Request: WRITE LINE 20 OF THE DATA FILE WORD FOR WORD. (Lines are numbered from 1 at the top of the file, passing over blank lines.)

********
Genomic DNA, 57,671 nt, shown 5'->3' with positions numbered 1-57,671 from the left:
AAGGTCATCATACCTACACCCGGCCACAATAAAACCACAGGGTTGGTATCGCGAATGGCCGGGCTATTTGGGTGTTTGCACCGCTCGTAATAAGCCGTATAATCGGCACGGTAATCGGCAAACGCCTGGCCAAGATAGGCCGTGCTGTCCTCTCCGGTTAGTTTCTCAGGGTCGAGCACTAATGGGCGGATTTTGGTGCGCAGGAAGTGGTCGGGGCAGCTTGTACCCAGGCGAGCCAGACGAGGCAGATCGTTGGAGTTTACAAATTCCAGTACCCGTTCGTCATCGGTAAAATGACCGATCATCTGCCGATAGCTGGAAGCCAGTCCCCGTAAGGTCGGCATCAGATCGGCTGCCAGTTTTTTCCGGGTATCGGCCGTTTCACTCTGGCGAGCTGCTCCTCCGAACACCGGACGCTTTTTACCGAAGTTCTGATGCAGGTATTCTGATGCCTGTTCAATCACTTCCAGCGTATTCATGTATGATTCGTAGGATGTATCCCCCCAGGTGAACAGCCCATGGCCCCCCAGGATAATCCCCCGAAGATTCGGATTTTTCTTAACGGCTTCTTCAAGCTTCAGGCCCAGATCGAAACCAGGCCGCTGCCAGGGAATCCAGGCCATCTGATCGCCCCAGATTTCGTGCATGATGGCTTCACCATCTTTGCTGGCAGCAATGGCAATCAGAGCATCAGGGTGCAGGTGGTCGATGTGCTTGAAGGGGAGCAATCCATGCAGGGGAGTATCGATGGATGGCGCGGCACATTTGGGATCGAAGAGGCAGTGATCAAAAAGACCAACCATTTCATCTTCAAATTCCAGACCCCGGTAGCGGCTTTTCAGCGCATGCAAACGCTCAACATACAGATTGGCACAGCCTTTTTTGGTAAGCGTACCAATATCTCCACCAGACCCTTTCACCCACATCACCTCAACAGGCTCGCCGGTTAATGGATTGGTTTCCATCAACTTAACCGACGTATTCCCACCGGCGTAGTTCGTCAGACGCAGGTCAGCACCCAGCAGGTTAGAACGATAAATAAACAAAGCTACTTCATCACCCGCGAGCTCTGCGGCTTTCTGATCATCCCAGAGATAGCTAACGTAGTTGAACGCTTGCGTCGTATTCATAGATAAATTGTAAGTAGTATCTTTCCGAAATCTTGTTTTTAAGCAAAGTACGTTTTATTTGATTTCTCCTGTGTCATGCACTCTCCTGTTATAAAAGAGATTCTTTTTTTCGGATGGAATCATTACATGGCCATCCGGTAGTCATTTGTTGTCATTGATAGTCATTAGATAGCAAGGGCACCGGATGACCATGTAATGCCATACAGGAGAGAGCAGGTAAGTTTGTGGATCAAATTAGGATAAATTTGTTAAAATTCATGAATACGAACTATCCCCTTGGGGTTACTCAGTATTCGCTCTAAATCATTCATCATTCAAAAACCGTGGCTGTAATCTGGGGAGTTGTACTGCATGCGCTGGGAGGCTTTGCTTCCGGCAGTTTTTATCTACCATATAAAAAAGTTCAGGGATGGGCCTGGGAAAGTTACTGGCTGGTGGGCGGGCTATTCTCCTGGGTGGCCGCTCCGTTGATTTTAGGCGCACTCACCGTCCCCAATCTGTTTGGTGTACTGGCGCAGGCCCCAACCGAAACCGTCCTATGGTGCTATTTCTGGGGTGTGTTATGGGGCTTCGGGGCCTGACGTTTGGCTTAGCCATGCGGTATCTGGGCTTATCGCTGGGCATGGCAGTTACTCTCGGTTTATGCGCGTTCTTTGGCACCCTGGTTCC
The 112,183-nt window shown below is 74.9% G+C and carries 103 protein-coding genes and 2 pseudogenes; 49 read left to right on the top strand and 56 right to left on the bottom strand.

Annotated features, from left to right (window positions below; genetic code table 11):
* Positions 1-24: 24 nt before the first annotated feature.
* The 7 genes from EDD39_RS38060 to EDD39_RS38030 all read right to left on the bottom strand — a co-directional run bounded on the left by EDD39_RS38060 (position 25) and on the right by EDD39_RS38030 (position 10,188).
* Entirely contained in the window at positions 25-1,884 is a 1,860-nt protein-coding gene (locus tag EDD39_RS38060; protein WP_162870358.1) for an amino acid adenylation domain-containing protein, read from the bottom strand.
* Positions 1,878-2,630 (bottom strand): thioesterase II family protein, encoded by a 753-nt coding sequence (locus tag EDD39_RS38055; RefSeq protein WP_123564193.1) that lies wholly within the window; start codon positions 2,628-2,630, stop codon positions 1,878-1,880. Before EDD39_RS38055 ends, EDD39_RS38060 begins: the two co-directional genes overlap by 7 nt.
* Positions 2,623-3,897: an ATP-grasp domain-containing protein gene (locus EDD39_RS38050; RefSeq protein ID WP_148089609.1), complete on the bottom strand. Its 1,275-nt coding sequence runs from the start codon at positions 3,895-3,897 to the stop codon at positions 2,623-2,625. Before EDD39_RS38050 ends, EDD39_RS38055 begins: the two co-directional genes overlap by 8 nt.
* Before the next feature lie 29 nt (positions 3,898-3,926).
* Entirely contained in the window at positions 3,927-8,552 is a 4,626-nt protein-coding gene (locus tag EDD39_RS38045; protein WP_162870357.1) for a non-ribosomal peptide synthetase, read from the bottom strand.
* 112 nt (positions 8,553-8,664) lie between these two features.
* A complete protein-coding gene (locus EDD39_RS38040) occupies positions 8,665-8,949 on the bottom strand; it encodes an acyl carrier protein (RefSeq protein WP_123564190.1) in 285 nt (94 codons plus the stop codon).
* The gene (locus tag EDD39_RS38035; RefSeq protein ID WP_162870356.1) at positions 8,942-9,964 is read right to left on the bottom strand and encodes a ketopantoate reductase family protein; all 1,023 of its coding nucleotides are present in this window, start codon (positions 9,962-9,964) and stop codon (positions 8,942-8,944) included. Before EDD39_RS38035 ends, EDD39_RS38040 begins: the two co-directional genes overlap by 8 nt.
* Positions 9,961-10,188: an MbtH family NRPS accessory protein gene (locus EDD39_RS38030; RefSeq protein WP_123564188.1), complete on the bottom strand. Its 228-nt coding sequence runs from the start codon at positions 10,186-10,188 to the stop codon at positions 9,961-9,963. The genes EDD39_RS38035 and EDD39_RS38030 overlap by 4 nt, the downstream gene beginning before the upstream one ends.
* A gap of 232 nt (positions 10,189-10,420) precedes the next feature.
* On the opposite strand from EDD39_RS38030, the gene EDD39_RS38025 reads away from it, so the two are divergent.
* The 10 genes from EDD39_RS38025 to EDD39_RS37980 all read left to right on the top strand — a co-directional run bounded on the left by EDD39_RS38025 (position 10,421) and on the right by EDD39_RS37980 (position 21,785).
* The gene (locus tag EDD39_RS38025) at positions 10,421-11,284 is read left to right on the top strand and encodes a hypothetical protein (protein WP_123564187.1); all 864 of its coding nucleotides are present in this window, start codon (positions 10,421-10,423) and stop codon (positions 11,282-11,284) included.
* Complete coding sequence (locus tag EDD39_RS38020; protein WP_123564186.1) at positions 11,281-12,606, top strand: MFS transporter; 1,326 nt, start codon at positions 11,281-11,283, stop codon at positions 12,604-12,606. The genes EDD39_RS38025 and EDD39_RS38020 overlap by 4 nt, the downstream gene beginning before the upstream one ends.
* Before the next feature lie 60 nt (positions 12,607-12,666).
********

* Complete coding sequence (locus tag EDD39_RS38020; protein WP_123564186.1) at positions 11,281-12,606, top strand: MFS transporter; 1,326 nt, start codon at positions 11,281-11,283, stop codon at positions 12,604-12,606. The genes EDD39_RS38025 and EDD39_RS38020 overlap by 4 nt, the downstream gene beginning before the upstream one ends.